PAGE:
17 – Wikis

  1. Wikis are basically web sites that anyone can edit. “Library 2.0 in 15 minutes a day” is a page in the Library Instruction Wiki, which uses the MediaWiki software.
  2. Wikis are by nature a work in progress, and recognize that information is rarely static, and is more often dynamic and multidimensional. A wiki doesn’t just build networks between the editors and authors, it also builds networks between types of information and knowledge.
  3. View this short video on YouTube that gives you RSS in Plain English (http://www.youtube.com/watch?v=-dnL00TdmLY). Be sure to give the video a rating after you watch it. Maybe you can add it to your list of favorites, too.
  4. Read this brief article at Online Community Report (http://www.onlinecommunityreport.com/archives/227-When-To-Use-a-Wiki.html) that discusses when it’s best to use a wiki.
  5. Here are some different places where you can build your own wiki:
  6. Look at some different Wikis. While you browse through them, think about who the target audience is, what the purpose of the wiki is, and how well it seems to be fulfilling that purpose.


Things To Do

  1. Practice editing
    • MediaWiki, the software that this wiki uses, provides a “Sandbox,” where you can play around in a no pressure environment. You can get to the sandbox here: http://meta.wikimedia.org/wiki/Meta:Sandbox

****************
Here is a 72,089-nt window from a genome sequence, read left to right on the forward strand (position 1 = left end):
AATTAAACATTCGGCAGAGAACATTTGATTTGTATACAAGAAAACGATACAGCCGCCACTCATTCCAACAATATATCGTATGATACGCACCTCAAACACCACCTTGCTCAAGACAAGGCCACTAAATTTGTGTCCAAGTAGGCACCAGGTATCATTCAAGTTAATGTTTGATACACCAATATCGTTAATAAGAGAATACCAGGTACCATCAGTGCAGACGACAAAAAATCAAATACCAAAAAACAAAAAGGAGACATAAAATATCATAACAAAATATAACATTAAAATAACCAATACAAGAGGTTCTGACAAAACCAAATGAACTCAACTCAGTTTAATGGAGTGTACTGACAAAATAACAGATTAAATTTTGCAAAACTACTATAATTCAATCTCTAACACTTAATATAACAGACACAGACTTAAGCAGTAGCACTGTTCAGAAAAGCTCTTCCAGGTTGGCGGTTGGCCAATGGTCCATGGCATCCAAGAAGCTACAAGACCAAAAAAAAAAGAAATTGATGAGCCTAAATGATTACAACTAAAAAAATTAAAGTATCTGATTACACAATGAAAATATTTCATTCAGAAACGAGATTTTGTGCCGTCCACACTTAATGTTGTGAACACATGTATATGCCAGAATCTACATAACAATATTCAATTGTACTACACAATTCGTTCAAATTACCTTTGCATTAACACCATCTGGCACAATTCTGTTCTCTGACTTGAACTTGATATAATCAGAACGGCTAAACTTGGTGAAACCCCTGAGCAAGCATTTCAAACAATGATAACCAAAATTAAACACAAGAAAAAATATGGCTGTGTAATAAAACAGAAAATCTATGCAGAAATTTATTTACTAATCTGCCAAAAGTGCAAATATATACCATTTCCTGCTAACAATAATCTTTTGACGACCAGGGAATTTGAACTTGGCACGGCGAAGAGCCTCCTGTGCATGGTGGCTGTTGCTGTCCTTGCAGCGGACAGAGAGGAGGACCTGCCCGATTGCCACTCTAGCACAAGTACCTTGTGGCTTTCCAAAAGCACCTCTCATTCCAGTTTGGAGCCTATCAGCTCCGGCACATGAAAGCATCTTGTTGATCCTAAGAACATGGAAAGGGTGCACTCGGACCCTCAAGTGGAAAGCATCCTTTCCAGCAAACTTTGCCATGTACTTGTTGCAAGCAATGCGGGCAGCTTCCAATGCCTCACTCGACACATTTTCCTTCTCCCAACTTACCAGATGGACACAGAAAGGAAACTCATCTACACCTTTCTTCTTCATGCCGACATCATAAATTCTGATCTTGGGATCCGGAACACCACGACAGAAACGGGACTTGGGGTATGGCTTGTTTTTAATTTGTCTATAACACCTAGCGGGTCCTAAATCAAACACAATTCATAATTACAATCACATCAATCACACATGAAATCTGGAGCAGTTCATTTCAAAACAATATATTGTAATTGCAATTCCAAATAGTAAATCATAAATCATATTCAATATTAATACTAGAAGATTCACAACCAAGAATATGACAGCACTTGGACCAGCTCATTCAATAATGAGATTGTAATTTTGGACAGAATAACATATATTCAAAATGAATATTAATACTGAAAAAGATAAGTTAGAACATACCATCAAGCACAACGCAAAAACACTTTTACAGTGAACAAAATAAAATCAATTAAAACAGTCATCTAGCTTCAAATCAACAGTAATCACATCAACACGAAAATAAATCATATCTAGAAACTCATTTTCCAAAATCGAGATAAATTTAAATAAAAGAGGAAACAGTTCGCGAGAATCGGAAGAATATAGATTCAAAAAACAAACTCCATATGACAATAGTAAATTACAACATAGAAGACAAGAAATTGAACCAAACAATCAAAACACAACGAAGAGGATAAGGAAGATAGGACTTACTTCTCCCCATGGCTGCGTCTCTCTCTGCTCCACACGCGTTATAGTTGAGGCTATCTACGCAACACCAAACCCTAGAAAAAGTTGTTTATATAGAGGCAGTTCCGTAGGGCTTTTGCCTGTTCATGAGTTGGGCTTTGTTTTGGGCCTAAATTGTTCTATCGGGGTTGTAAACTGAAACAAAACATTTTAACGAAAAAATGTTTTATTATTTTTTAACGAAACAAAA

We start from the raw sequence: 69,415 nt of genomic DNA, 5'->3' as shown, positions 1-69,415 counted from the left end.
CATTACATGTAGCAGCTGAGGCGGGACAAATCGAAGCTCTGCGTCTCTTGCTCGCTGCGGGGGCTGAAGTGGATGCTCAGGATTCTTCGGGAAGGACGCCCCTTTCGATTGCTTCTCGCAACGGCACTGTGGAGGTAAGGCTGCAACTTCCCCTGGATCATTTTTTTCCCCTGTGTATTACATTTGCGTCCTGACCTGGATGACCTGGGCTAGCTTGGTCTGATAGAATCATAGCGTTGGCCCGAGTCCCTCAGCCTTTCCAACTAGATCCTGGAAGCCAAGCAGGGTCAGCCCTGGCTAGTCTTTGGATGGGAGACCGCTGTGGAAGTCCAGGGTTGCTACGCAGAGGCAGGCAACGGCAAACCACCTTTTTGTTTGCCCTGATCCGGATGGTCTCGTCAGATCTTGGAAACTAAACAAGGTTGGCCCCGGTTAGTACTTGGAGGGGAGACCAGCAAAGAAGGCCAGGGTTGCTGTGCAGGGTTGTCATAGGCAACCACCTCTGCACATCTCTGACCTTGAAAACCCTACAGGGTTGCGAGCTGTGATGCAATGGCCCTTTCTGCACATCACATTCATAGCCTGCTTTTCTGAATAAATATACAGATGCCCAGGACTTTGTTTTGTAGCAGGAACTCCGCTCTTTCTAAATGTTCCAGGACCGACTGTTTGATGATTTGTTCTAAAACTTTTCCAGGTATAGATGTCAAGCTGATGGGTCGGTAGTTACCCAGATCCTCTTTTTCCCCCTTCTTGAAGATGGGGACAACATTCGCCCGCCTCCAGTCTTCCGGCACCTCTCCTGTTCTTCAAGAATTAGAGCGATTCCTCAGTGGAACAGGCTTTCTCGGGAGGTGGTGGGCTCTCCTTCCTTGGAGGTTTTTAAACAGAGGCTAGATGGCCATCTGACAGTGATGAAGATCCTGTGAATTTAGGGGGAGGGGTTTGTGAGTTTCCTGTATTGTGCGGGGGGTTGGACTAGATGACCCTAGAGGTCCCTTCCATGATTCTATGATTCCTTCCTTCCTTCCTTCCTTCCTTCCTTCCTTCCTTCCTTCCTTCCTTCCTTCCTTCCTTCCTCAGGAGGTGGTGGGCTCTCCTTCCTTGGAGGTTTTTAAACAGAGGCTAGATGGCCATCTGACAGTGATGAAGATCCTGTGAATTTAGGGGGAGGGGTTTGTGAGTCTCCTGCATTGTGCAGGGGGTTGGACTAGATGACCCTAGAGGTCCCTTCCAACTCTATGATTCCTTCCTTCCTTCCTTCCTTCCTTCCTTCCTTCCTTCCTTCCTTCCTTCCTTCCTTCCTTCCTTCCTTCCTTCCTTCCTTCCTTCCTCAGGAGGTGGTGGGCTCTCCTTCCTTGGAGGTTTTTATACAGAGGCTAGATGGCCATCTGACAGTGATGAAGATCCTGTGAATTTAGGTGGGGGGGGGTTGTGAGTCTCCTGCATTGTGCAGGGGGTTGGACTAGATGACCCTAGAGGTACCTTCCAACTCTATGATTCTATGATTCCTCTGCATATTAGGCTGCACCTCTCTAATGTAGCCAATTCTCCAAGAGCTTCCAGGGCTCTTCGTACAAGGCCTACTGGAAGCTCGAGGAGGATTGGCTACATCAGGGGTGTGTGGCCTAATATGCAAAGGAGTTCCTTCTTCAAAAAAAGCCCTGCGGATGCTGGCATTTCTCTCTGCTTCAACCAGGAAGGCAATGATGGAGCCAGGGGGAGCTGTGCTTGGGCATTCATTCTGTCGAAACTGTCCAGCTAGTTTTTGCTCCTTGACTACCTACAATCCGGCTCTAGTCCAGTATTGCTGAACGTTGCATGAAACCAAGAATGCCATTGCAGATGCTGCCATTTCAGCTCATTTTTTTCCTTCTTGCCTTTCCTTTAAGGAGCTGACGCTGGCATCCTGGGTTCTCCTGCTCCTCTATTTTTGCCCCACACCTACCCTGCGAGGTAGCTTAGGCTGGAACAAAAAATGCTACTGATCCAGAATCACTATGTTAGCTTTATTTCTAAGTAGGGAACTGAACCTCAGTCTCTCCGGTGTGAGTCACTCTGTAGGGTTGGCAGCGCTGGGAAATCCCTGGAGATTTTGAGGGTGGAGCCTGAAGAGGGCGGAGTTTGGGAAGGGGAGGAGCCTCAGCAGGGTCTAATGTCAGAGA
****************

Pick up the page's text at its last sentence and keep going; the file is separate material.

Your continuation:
• Once you are there, you can click on the “edit me” tab next to the main heading “Please edit Below.” Before you get started, you might want to check out their help pages, which will outline the funny things you have to type into your article in order to make links work, etc.
    • In the sandbox, practice:
      • Typing a sentence and saving it.
      • Typing a URL. If you just type the whole URL, with the http:// on it, it will automatically hyperlink.
      • Hyperlinking a word or phrase. If you want to hyperlink a word or phrase, use this format: [http://www.fvrl.org Library Home Page]. This will show up on your wiki page as Library Home Page (http://www.fvrl.org). The brackets let the software know you want to hyperlink something. Put the URL first, and then a space. Whatever you type between that space and the end bracket will show up as a hyperlink.
      • Making a new heading. Headings have different sizes, and get their own sections. Once you’re in an article, you’ll see that it’s broken up into some main parts, like “Description,” and “References” and so forth. If you click next to the Edit Me tag next to one of these headings, you’ll see that it has this format: ==Description==
        • The equals sign tells the computer that you’re typing a heading, and the number of equals signs tells it where that heading falls in the general outline. So, use two equals signs for main headings, three for sub-headings, and four for sub-sub headings. Each one of these headings will have an “Edit Me” tag next to it, so that you can just edit that section. Each main heading will allow you to edit that part as well as any sub headings within that article.
      • Try making a big heading and then small headings underneath it.